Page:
Search Documents

28 Documents foundEdit Search

Sort by: Title, Date, Type

  • | Photograph

    No. 1. Steam engines "Telegraph" and "O. A. Bull," Atlanta, Ga., 1864

    No. 1. Steam engines ?Telegraph? and ?O. A. Bull? remained in position amid the ruins of a Confederate roundhouse in Atlanta in 1864. The South possessed some of the most beautiful depots and railroad facilities in the nation in 1861. Sherman?s campaigns sought to dismantle the Confederate railroad system and in so doing deny any claim to modernity and progress. African American workers stand atop the old Georgia Railroad flatcar.

  • | Book

    Phelps's Travellers' Guide Through the United States

    This pocket atlas listed over 700 railroads, steamship lines, and canals in the United States and their routes of service, state by state. Frederick Douglass probably consulted a rudimentary timetable in the Baltimore newspaper or one posted at the depot for the Baltimore to Philadelphia route, described here twelve years after Douglass made his escape from slavery on the Philadelphia, Wilmington, & Baltimore Railroad.

  • | Illustration

    Pickets of the 1st Louisiana ?Native Guard? Guarding the New Orleans, Opelousas and Great Western Railroad

    United States Colored Troops (U.S.C.T.) recruiters in 1863 fanned out along the railroads, especially in Tennessee, stopping at depots along the route to sign up soldiers. Over 180,000 black men volunteered and enlisted for service in the U.S.C.T. Both white regiments and U.S.C.T. units found themselves guarding railroads and watching for guerrillas.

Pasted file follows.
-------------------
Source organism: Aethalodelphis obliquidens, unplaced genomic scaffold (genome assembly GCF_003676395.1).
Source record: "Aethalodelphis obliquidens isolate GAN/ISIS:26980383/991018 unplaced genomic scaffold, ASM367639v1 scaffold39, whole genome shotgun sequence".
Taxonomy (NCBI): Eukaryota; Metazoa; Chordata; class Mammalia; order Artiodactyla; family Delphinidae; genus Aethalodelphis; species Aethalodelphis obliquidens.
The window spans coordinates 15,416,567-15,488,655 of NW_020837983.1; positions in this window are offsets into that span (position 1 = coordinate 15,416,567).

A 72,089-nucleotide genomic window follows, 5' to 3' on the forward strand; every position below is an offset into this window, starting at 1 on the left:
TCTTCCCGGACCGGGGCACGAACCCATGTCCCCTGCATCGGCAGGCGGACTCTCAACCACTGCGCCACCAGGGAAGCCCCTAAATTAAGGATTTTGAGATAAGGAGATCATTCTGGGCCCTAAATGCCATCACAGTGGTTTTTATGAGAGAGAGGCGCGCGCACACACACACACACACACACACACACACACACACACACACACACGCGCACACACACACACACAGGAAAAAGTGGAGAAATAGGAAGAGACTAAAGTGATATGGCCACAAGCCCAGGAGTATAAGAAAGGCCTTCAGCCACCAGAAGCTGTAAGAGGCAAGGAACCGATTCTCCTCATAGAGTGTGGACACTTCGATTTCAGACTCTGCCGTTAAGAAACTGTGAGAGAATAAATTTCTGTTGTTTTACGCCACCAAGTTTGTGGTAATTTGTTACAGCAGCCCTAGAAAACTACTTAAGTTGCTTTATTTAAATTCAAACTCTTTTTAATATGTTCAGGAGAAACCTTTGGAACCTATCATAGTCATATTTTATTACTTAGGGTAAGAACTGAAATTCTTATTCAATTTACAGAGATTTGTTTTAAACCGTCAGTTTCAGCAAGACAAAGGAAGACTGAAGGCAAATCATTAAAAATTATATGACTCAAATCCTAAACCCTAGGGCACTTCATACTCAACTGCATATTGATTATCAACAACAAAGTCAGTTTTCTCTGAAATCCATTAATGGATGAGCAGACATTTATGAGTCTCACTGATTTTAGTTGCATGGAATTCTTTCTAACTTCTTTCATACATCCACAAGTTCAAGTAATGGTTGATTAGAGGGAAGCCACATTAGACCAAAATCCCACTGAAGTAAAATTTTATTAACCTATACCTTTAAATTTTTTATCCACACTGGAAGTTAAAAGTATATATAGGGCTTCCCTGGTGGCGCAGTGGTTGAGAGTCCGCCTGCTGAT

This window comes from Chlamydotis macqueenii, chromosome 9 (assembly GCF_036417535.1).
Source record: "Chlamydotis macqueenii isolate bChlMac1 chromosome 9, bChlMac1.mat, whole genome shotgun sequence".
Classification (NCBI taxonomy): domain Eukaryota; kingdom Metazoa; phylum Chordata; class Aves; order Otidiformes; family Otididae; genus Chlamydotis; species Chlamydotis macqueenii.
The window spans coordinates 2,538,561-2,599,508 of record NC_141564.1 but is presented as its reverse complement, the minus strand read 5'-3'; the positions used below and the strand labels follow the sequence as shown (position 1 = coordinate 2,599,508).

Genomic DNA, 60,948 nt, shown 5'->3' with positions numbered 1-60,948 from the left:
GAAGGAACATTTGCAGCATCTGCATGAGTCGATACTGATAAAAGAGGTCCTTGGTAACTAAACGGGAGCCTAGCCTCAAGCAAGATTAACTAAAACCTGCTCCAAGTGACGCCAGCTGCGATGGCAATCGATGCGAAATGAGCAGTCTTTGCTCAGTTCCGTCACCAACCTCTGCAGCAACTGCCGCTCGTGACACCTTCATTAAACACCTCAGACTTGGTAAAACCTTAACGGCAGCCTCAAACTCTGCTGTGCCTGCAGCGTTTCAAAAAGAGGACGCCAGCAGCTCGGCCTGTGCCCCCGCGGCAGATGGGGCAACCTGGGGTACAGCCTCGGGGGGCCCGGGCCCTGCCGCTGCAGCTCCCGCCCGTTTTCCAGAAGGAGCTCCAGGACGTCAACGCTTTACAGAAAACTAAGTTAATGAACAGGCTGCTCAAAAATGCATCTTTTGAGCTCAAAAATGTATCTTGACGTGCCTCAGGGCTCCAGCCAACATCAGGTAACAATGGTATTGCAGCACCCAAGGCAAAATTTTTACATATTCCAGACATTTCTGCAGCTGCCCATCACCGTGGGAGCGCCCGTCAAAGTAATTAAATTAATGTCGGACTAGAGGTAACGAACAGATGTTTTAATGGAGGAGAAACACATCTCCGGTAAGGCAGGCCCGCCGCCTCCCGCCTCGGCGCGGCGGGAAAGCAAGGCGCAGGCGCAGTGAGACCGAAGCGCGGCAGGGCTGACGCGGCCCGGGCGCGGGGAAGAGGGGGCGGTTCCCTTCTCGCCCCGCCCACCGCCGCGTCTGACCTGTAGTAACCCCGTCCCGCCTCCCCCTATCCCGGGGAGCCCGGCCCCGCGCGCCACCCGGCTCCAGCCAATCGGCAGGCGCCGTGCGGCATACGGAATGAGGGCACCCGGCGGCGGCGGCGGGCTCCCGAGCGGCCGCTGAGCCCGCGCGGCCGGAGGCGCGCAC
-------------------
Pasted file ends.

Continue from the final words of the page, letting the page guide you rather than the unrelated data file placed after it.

• | Map

    Railroads and war zone counties, 1861?1865

    If the presence of the Union army and/or a battle constituted a war zone, then only in Virginia did the Civil War?s destruction touch the majority of counties. Vast sections of the South remained out of the war zone, but over the course of the war destruction tended to follow closely along the pathways of the major lines of communication and transportation. From Paul F. Paskoff, ?Measures of War: A Quantitative Examination of the Civil War?s Destructiveness in the Confederacy,? Civil War History, Vol. 54, No. 1 (March 2008). (Reproduced with permission of Paul F. Paskoff)

  • | Photograph

    Ruins at Manassas Junction, March 1862

    Numerous railroad hubs in the Confederacy became sites of repeated fighting, both large- and small-scale. Here, the ruins were the work of the Confederate Army as it abandoned its forward position in northern Virginia to protect Richmond.

  • | Photograph

    Ruins of the Blue Ridge Railroad Tunnel near Crozet, Virginia

    The ruins of the Blue Ridge Tunnel, as it appears today. The Blue Ridge Railroad and Blue Ridge Tunnel were built by the state?s Board of Public Works. When the railroad company?s chief engineer, Claudius Crozet, requested slave labor, the board had to decide whether the state should purchase slaves for the project. The tunnel has long since been abandoned, but the brick and stonework is the original, much of it slave-built.

  • | Photograph

    Savage?s Station, headquarters of General George B. McClellan, June 27, 1862

    McClellan used the Richmond & York River Railroad to position his massive Army of the Potomac just a few miles from Richmond.

  • | Photograph

    Wreck of blockade runner, Sullivan?s Island, S.C.

    Blockade runners became increasingly sophisticated, taking advantage of the latest technological innovations to achieve maximum speed. For Confederates, the blockade--combined with shortsighted Confederate policies of self-reliance--slowed time and cut off communication with the world of nations, damaging Confederate transatlantic ties and claims of modern progress.